WFN chief Christopher Derickson speaks to media at grand reopening of Sənsisyustən House of Learning in September 2019. (Contributed by WFN)

WFN chief Christopher Derickson speaks to media at grand reopening of Sənsisyustən House of Learning in September 2019. (Contributed by WFN)

Leading Westbank First Nation into the future

Chief Christopher Derickson address issues facing the Westbank First Nation

The West K News interviewed Westbank First Nation (WFN) chief Christopher Derickson last week and invited him to respond to a variety of issues facing Indigenous culture.

Derickson was elected WFN chief in 2019. His diverse post-secondary education background includes an executive MBA in Aboriginal and Business Leadership from Simon Fraser University, a Juris Doctor degree from UBC Law School and a Bachelor of Arts degree with a major in political science from UBC Okanagan.

He sits on several boards including the Okanagan College Board of Governors, which he chaired for two years, and was included by Business in Vancouver as ‘Forty under 40’ award recipient in 2017.

What were the challenges created by the COVID-19 pandemic?

“None of us elected to the new council last year, two newly elected, one incumbent and one who has served previously, anticipated having to govern during a pandemic. There is no handbook for that.

“We had developed our strategic planning process in October and hit the ground running in January, starting to make some headway on that when the pandemic shut everything down. During that time period, we had to ensure our residents, our membership, the business owners on our lands were looked after.

“We are very fortunate in B.C. to have the leadership of (provincial health officer) Dr. Bonnie Henry and we are trending in the right direction…flattening the curve. Our WFN membership has so far had no reported cases, and no reported cases for Okanagan Nation as well.”

What about the wider impact of COVID-19 on Indigenous people?

“I guess with the narrative of our experience in Canada, it’s no secret we have dealt with our fair share of challenges from our initial contact with European settlers through history to impact of colonization and the pandemics of early disease that spread through our communities and in some cases wiped out entire Indigenous populations.

“Today we deal with modern society systemic racism, over-representation in our prison system, under-representation at higher levels of government and the public sector as well, under-representation of high school and post-secondary graduation rates. We have survived through these experiences in our history and I’m quite sure we’ll make it through this.”

What is the economic outlook for WFN’s future?

“We are looking forward to our development plans with an idea to being more environmentally-friendly and be mindful of our carbon footprint…we are living in an era of facing drastic impacts due to climate change, which was top of mind before the COVID-19 pandemic was born.

“We are looking at taking a more progressive direction in the kinds of development we want to attract…to partner with developers willing to look beyond short-term profit and look to the type of world we are leaving for our children.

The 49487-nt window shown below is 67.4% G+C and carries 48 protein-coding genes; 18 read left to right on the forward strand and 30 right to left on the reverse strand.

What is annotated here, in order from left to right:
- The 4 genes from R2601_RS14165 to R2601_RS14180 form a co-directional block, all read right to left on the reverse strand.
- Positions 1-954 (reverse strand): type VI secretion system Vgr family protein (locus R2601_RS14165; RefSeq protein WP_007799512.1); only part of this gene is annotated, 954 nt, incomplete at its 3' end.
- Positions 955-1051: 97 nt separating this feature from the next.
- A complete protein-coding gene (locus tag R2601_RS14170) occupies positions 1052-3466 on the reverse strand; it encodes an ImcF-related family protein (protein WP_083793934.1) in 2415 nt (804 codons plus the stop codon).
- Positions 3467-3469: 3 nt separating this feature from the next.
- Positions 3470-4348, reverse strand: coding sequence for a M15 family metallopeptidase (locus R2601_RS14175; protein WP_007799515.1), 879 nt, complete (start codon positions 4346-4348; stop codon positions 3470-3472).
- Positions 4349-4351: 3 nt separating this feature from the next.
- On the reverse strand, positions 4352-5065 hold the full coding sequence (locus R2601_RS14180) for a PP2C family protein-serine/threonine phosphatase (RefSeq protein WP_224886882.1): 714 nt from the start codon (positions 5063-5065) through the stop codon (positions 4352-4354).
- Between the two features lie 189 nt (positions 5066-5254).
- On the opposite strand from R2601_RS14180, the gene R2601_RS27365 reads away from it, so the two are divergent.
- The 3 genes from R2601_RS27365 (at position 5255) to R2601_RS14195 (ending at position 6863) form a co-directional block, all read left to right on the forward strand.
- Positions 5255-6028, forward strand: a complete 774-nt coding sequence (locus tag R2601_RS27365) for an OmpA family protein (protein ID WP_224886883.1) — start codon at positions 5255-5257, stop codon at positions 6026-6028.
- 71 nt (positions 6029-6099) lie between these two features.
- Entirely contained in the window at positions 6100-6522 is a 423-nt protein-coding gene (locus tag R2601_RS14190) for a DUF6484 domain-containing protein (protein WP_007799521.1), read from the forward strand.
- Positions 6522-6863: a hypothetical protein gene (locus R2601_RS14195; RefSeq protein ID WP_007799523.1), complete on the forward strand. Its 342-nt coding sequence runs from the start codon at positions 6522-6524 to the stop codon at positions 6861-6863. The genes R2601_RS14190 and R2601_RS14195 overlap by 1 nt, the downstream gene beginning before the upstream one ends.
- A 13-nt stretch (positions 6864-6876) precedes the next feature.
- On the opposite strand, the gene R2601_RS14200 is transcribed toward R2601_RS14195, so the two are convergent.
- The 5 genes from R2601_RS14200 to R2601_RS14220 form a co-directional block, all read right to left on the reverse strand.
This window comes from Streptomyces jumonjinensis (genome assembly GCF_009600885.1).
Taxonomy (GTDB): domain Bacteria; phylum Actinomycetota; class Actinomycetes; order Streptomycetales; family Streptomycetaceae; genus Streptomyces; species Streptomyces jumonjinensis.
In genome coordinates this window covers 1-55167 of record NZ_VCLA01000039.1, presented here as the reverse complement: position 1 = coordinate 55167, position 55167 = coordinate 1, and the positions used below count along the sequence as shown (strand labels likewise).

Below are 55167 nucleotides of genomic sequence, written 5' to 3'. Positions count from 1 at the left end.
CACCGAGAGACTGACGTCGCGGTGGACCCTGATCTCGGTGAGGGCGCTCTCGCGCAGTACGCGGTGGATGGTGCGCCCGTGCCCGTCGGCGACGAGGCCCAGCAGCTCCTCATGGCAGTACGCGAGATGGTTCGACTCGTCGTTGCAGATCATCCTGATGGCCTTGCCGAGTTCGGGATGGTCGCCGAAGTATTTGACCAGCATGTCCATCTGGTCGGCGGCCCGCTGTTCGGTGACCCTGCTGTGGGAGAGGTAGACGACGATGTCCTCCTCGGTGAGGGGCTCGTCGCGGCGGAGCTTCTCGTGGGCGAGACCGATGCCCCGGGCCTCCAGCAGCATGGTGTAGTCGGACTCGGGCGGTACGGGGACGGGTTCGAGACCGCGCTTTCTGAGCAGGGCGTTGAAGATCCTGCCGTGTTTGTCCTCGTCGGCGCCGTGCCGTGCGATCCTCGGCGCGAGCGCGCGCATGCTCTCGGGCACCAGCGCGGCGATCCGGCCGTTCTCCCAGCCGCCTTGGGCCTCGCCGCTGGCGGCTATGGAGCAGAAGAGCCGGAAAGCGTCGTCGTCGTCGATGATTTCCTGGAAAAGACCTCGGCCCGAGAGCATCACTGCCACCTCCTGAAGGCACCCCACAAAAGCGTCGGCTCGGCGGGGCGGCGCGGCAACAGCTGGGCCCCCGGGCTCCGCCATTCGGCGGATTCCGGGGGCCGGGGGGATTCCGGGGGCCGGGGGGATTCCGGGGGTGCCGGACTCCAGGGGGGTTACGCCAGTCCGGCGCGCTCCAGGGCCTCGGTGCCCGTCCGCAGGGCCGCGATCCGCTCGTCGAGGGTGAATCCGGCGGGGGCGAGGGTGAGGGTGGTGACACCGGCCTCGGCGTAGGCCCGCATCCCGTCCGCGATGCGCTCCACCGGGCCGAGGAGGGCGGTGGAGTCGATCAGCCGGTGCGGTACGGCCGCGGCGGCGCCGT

“Millennials don’t look at both sides of climate change as baby boomers who discuss the merits of both sides…They accept climate change is here, it’s happening and let’s do something about it.

“As millennials age and move into positions of authority, you will start to see that change in policy”

Is the resolution of land claims issue still at the forefront of First Nations thinking?

“I think every generation of ours as their issues for that period and time…outstanding land claims were an issue in the 1990s before that was our right to vote and unjust racist government legislation, prior to that was recognition of aboriginal title to land in Canada, prior to that people on reserves not allowed to leave the reserves or vote.

“The framework of that conversation has expanded to a wider scope about culture and language, more than just land. The issue is still outstanding but the scope of the discussions is wider today.”

What has led to improved graduation rates for WFN students?

“The Central Okanagan School District has done an amazing job and been an excellent partner for us. We value our relationship with them and come to realize their success is our success.

“Our youth still face issues with gang violence, and drugs and alcohol addiction, but we are about to celebrate our fourth straight year of 100 per cent high school graduation rate.

That is the result of our past leadership making investments in education and other social programs to support our young people.

“Back for my WFN student graduation class, we had an event at some obscure hall in Winfield that I can’t remember the name of.

Today, for that ceremony we pack the largest gym in the school district at KSS and there is still not enough room for all the parents and friends wanting to attend…things have changed dramatically for the better.”

What is the benefit from serving as the chair of the Okanagan College board of governors before becoming chief?

“It has been a phenomenal experience…I learned how to chair a meeting and direct conversations in the right way and also work with different levels of government…all through my career I have been fortunate to work with knowledgeable and experienced people and learn from them.”

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